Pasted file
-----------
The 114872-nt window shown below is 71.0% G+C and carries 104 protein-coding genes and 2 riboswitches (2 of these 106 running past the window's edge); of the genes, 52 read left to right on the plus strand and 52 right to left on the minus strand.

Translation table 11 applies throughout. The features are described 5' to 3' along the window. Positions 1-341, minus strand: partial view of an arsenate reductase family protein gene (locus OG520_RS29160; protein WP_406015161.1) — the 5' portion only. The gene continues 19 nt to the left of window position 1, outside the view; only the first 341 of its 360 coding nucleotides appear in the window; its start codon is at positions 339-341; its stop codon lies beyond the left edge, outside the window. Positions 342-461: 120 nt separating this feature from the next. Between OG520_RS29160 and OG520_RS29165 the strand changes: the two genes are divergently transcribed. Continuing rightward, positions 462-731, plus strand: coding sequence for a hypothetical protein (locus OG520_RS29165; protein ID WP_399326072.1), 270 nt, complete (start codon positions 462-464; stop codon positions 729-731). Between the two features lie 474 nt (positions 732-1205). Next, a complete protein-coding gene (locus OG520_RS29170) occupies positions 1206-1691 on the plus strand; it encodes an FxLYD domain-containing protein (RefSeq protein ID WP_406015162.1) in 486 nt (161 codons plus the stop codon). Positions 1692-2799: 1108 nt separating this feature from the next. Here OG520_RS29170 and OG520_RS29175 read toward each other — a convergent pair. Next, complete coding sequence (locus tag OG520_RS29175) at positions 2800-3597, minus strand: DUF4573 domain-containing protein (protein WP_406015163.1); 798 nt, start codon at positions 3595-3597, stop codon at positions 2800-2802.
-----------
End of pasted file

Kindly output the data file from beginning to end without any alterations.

The 114872-nt window shown below is 71.0% G+C and carries 104 protein-coding genes and 2 riboswitches (2 of these 106 running past the window's edge); of the genes, 52 read left to right on the plus strand and 52 right to left on the minus strand.

Translation table 11 applies throughout. The features are described 5' to 3' along the window. Positions 1-341, minus strand: partial view of an arsenate reductase family protein gene (locus OG520_RS29160; protein WP_406015161.1) — the 5' portion only. The gene continues 19 nt to the left of window position 1, outside the view; only the first 341 of its 360 coding nucleotides appear in the window; its start codon is at positions 339-341; its stop codon lies beyond the left edge, outside the window. Positions 342-461: 120 nt separating this feature from the next. Between OG520_RS29160 and OG520_RS29165 the strand changes: the two genes are divergently transcribed. Continuing rightward, positions 462-731, plus strand: coding sequence for a hypothetical protein (locus OG520_RS29165; protein ID WP_399326072.1), 270 nt, complete (start codon positions 462-464; stop codon positions 729-731). Between the two features lie 474 nt (positions 732-1205). Next, a complete protein-coding gene (locus OG520_RS29170) occupies positions 1206-1691 on the plus strand; it encodes an FxLYD domain-containing protein (RefSeq protein ID WP_406015162.1) in 486 nt (161 codons plus the stop codon). Positions 1692-2799: 1108 nt separating this feature from the next. Here OG520_RS29170 and OG520_RS29175 read toward each other — a convergent pair. Next, complete coding sequence (locus tag OG520_RS29175) at positions 2800-3597, minus strand: DUF4573 domain-containing protein (protein WP_406015163.1); 798 nt, start codon at positions 3595-3597, stop codon at positions 2800-2802.